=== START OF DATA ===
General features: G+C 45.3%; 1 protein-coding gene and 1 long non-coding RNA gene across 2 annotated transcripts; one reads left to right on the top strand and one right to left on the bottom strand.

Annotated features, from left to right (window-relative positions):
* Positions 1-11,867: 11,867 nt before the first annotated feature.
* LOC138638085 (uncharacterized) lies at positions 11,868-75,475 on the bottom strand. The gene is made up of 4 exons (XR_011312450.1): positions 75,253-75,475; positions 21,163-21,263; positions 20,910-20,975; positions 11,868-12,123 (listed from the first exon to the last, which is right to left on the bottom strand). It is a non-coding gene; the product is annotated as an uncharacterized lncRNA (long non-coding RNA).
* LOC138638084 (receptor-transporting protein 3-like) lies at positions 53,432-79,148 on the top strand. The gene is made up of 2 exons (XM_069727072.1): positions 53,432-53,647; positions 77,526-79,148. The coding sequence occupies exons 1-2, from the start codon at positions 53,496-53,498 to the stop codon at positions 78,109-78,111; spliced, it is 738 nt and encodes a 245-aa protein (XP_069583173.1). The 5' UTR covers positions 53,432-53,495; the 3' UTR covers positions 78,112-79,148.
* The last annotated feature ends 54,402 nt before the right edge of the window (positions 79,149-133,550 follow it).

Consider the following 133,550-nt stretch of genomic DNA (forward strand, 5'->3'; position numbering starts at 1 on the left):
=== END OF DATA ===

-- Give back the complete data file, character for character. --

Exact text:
General features: G+C 45.3%; 1 protein-coding gene and 1 long non-coding RNA gene across 2 annotated transcripts; one reads left to right on the top strand and one right to left on the bottom strand.

Annotated features, from left to right (window-relative positions):
* Positions 1-11,867: 11,867 nt before the first annotated feature.
* LOC138638085 (uncharacterized) lies at positions 11,868-75,475 on the bottom strand. The gene is made up of 4 exons (XR_011312450.1): positions 75,253-75,475; positions 21,163-21,263; positions 20,910-20,975; positions 11,868-12,123 (listed from the first exon to the last, which is right to left on the bottom strand). It is a non-coding gene; the product is annotated as an uncharacterized lncRNA (long non-coding RNA).
* LOC138638084 (receptor-transporting protein 3-like) lies at positions 53,432-79,148 on the top strand. The gene is made up of 2 exons (XM_069727072.1): positions 53,432-53,647; positions 77,526-79,148. The coding sequence occupies exons 1-2, from the start codon at positions 53,496-53,498 to the stop codon at positions 78,109-78,111; spliced, it is 738 nt and encodes a 245-aa protein (XP_069583173.1). The 5' UTR covers positions 53,432-53,495; the 3' UTR covers positions 78,112-79,148.
* The last annotated feature ends 54,402 nt before the right edge of the window (positions 79,149-133,550 follow it).

Consider the following 133,550-nt stretch of genomic DNA (forward strand, 5'->3'; position numbering starts at 1 on the left):